Hearing that cancer is incurable can be incredibly difficult. You may find it hard to think clearly, or may be in shock, even if you were aware that the cancer was progressing.
Some people live with the knowledge that the cancer is incurable for a long time. This might mean having lots of different treatments to control it, and during this time they carry on with their day-to-day lives, spending time doing things that they love. Some people make a conscious choice and decide they no longer want to continue active treatment. Some people might become too unwell to continue treatment, or it might not be possible to control the cancer any longer. In these cases, your medical team will focus on making you as comfortable as possible and treating any painful or distressing symptoms.
You might find that talking openly and honestly to others about your diagnosis can help you to come to terms with what’s happening. This may be with family and friends or you may need a bit more support from a professional support service.
You might find that the cancer, your treatment and medication have reduced your appetite or changed the way things taste and the foods that you want to eat. This is totally normal. If you’re experiencing these kinds of side effects, you may want to:
Try eating small, frequent meals and snacks rather than three large meals each day
If you’re feeling sick or vomiting you may also find cold foods help to reduce cooking smells and therefore help to limit nausea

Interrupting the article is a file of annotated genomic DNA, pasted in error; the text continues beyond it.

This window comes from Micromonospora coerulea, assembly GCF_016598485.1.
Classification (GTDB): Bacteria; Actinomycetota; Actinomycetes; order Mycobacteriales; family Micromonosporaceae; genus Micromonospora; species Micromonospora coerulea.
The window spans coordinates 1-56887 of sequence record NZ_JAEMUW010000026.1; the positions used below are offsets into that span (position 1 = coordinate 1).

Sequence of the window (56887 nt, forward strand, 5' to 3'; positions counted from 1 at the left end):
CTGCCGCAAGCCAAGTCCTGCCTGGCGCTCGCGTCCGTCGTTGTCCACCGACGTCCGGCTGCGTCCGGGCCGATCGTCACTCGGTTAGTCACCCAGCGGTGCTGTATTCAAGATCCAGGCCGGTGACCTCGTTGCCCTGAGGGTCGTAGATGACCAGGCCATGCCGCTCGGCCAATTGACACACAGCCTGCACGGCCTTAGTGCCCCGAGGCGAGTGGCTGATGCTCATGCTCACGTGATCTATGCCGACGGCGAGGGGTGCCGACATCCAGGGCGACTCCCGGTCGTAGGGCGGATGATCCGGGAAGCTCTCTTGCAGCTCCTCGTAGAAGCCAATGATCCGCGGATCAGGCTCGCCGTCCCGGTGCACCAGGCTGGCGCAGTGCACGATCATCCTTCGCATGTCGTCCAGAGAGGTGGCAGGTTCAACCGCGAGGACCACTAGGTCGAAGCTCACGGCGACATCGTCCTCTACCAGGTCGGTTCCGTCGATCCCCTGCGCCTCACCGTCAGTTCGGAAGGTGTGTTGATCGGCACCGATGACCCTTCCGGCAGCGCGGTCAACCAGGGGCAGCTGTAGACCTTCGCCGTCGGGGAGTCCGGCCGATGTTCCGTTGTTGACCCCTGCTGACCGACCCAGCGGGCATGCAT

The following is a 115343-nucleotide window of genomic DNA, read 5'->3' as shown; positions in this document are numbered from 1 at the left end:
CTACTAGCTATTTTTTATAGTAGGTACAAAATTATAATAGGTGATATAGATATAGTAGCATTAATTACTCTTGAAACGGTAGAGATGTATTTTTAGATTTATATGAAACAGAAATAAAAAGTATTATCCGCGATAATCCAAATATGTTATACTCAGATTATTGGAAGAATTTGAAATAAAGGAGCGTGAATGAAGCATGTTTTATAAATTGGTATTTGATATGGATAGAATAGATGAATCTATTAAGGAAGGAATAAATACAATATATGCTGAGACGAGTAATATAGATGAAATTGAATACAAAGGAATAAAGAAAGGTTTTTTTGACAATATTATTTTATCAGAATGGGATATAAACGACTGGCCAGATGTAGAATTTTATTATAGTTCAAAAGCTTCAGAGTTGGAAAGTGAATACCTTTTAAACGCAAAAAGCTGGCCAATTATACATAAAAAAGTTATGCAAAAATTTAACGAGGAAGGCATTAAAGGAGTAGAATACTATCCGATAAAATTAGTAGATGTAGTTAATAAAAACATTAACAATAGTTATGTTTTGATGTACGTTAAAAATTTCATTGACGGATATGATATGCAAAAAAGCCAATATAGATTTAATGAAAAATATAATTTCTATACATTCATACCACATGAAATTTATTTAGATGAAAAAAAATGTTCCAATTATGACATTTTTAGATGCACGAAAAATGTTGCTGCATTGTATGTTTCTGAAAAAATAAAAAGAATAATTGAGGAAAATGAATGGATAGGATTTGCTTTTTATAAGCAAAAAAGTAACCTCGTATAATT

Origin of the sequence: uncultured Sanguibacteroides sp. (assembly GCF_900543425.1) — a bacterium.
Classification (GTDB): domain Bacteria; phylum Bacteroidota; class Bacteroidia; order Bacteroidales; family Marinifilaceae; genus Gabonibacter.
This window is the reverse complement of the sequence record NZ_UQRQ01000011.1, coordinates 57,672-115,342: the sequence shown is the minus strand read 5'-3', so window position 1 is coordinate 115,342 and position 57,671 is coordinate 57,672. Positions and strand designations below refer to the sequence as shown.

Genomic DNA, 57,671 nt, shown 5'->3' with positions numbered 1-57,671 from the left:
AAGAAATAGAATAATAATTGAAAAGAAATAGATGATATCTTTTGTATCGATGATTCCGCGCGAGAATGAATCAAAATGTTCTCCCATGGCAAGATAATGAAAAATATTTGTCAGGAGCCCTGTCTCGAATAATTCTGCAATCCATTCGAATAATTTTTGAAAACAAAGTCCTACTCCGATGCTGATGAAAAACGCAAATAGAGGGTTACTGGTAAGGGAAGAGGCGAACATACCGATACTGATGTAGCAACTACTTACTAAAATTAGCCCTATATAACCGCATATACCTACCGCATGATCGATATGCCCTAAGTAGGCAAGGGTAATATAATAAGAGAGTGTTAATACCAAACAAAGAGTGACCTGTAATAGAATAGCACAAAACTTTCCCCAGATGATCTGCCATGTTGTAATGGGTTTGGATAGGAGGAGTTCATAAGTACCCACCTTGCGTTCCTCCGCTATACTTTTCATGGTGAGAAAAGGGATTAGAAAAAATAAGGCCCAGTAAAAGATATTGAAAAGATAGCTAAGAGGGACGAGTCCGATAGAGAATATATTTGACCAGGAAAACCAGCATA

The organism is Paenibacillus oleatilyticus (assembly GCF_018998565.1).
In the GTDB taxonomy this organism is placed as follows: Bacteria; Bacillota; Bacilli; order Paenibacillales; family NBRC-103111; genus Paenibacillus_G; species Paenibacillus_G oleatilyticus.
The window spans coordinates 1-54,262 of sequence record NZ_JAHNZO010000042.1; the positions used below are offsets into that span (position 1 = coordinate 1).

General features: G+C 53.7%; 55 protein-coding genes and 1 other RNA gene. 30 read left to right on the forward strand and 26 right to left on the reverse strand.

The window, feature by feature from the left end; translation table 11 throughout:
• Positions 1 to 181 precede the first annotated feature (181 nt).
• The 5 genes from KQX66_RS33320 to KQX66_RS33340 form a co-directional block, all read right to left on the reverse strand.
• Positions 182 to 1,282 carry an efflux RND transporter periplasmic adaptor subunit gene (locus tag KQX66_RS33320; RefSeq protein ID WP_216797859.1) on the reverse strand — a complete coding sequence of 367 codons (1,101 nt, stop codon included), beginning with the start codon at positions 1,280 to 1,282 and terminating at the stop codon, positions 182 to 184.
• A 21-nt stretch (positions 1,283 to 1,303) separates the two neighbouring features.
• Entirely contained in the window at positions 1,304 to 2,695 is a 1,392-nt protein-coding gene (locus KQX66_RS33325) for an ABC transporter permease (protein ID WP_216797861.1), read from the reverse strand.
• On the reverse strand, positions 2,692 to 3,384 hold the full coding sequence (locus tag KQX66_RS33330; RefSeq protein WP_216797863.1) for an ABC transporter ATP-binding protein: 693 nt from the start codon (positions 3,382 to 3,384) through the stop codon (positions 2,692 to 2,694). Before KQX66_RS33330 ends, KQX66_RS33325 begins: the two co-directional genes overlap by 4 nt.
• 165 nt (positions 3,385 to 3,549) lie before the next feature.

Suck on a boiled sweet or drinking fizzy drinks such as lemonade can also help, as can eating slowly and sitting in an upright position
Try drinking nourishing drinks such as fruit smoothies and milkshakes to help you maintain your weight
Try eating liquid or soft foods, such as soup and jelly, as they can often be easiest to eat when food isn't appealing
Macmillan has information about eating a healthy diet
Keeping active can help you feel more in control of your body. It can also help you cope with some of the effects of being unwell, such as fatigue and pain, and improve your emotional wellbeing too.
You may have worries about increasing your level of activity but even small amounts can be helpful. Gentle movement, such as yoga, walking or gardening, can help to ease you back into physical activity and can also help your mind. There will be days when you have more energy than others so be kind to yourself and find a pace that you’re comfortable with. Your clinical nurse specialist (CNS) or GP can talk to you about how to exercise safely and may be able to recommend exercises that you can do at home. They can also refer you to other health professionals for further support. This may be a physiotherapist (someone who’s specially trained to help people affected by illness through movement and exercise). Or it may be a cancer exercise specialist (a training instructor who has had extra training in supporting people with cancer).